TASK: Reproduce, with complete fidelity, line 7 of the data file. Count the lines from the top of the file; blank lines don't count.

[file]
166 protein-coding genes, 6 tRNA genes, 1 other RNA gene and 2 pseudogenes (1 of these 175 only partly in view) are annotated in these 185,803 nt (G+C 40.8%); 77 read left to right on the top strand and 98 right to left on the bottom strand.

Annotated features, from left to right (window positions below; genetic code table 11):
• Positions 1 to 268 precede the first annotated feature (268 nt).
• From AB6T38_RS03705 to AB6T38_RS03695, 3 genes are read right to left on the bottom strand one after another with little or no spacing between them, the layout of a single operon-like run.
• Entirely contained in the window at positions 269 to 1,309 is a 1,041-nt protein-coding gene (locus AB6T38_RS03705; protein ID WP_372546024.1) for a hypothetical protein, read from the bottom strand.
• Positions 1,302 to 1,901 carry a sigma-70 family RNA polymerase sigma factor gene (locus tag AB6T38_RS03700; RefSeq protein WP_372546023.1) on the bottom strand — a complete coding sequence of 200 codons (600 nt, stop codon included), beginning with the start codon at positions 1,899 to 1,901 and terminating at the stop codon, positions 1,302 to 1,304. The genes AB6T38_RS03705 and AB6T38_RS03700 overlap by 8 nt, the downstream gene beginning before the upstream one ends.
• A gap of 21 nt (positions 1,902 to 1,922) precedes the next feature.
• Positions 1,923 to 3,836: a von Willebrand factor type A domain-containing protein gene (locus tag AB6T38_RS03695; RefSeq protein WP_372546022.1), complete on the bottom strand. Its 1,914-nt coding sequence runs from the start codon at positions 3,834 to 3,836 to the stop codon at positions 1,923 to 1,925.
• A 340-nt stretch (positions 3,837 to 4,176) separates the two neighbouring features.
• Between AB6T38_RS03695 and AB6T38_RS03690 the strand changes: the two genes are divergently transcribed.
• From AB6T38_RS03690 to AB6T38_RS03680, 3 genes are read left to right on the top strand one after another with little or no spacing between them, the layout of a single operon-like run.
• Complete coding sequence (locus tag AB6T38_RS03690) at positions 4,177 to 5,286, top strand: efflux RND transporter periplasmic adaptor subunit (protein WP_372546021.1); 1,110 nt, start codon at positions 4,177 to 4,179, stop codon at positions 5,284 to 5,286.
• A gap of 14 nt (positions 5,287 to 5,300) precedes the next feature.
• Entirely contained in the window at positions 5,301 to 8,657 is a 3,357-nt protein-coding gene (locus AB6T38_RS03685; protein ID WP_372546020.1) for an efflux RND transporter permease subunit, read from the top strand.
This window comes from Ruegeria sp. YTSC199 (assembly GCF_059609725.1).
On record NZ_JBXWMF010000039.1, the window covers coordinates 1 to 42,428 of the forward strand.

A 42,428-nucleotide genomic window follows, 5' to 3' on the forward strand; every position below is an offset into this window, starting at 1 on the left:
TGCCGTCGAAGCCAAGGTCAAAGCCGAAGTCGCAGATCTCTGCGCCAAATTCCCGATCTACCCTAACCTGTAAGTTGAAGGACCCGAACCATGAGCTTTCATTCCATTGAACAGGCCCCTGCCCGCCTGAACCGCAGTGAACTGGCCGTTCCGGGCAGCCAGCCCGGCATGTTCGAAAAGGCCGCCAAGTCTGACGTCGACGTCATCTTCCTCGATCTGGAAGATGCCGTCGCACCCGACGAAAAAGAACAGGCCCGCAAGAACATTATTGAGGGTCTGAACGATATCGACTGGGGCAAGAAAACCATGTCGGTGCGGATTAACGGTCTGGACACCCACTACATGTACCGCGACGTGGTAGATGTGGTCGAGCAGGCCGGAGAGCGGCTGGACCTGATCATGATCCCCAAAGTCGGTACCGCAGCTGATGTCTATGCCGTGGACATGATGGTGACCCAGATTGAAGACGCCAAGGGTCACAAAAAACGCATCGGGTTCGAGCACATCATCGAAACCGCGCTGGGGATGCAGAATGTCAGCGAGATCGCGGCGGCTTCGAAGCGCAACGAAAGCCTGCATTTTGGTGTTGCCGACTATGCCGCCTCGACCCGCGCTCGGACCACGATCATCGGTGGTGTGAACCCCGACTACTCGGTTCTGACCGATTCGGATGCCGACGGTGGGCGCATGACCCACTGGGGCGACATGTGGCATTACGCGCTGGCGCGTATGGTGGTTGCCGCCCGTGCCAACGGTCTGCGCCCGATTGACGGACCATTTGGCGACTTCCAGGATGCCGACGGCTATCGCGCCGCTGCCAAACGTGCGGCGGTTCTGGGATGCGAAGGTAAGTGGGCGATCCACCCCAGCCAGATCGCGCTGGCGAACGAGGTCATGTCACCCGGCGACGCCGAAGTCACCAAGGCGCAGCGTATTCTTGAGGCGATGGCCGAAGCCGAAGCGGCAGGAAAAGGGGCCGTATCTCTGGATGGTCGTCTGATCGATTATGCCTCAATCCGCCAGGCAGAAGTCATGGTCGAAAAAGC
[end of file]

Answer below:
• A gap of 21 nt (positions 1,902 to 1,922) precedes the next feature.